Fear is a strong negative emotion caused by external stimuli and associated with reactions of avoidance, self defense, and escape.

Fear is one of the primary human emotions, together with joy, anger, and grief. Fear refers to feelings elicited by real dangers and is different from anxiety. Anxiety is not always precipitated by external danger and is often out of proportion to any actual threat. Fear may be precipitated by exposure to trauma or by frightening information. Repeated or prolonged exposure to fear (for example, soldiers or caregivers in crises) can lead to psychological disorders such as combat fatigue, which is characterized by long-term anxiety and emotional disturbance.

Fear is expressed by a series of physiological changes produced by the autonomic nervous system and adrenal glands. Fear produces increased heart rate, rapid breathing, tense or trembling muscles, sweating, and dry mouth. During dangerous experiences, blood is diverted from parts of the body to the areas where energy is most needed, either to run from danger or to protect oneself. This instinctive reaction is known as the fight-or-flight response. A sudden diversion of excess blood from the brain may also cause fainting. For animals, fainting can serve as an adaptive function to protect them from predators. However, the sensation of fainting, for humans, is frightening in itself. In the 1880s, William James (1842–1910) concluded that the physiological changes associated with fear actually constitute the emotion itself (e.g., “we are afraid because we tremble” ).This view has been challenged by cognitive psychologists since the 1950s.

Fears first appear in infants at about seven months of age. Young children generally have more fears than older people and their fears are experienced more intensely. Researchers disagree about the degree to which fear is innate or learned; behaviorists argue that it is largely learned. Animals have been conditioned to fear previously neutral stimuli through various methods, including association. Innate fears such as fear of loud noises, pain, and injury appear to be universal. The Moro reflex, also known as the startle reflex, is an involuntary response that is present at birth and usually disappears between the ages of three to six months. The reflex occurs when infants are startled by a loud noise or other environmental stimulus, or feel that they are falling. The reflex causes babies to extend their arms, legs, and fingers, and arch their back. Species-specific innate fears have also been documented: Some animals show a fear of hawk-like creatures; humans and other primates have an instinctive fear of snakes.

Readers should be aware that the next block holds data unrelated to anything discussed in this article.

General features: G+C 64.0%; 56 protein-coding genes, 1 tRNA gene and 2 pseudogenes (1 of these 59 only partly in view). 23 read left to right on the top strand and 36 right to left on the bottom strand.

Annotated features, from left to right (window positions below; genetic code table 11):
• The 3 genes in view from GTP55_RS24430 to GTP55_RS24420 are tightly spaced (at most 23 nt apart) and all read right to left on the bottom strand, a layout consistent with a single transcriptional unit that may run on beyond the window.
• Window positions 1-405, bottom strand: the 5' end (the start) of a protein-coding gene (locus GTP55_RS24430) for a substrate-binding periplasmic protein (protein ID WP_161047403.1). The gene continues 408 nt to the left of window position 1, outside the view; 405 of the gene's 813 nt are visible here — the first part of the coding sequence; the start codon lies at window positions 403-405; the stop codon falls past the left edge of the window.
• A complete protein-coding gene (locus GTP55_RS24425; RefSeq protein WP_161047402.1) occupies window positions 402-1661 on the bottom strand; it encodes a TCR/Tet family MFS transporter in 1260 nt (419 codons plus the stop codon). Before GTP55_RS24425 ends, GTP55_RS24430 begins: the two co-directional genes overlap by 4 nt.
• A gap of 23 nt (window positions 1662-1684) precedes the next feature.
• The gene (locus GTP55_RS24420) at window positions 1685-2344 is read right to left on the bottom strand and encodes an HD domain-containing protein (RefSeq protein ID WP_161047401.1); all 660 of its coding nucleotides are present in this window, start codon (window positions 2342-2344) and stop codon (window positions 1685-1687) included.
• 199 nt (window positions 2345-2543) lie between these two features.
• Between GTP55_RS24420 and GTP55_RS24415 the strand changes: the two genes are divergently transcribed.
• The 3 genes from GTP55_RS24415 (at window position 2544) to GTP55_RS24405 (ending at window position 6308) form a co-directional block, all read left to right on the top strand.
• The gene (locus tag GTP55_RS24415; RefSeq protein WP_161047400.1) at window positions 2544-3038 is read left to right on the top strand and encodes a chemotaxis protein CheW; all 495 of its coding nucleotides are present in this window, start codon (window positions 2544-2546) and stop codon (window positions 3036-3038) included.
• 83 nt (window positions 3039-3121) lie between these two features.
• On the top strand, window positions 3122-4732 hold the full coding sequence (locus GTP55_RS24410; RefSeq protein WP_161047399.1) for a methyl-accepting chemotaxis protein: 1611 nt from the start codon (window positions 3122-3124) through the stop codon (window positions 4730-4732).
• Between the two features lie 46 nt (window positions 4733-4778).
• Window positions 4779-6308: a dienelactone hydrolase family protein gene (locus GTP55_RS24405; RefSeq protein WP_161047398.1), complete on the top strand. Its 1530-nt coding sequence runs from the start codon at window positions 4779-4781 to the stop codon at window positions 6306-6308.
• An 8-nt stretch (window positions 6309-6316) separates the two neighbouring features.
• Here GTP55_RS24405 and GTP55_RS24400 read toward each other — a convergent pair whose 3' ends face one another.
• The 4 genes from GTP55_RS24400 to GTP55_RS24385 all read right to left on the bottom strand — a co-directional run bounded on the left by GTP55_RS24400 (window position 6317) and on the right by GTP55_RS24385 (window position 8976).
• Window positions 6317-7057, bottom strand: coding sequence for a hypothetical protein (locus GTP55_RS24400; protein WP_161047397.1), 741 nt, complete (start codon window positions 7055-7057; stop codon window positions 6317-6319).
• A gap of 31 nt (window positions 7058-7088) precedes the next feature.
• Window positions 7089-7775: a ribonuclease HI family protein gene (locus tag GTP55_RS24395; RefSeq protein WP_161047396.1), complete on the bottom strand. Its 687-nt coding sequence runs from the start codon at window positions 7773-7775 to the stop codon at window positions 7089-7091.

When individuals confront real danger, fear can be an important means of self-preservation. However, many people are plagued by chronic unrealistic fears (including phobias and obsessions), which severely diminish their ability to function in society. Pathological fears can be reduced through drug treatment, but results are temporary and do not address the root cause of the problem. Mental health professionals offer various types of psychological therapies; clinicians either treat fear through a psychodynamic approach or address the fear directly through behavioral therapy. Behavioral techniques include desensitization (gradually increasing exposure to the feared object), flooding (sudden, intensive exposure to the feared object or stimulus), and modeling (observing another person being exposed to the feared object without being harmed).

See also Behavior therapy ; Fight/flight reaction ; Instinct ; James, William; Posttraumatic stress disorder (PTSD).



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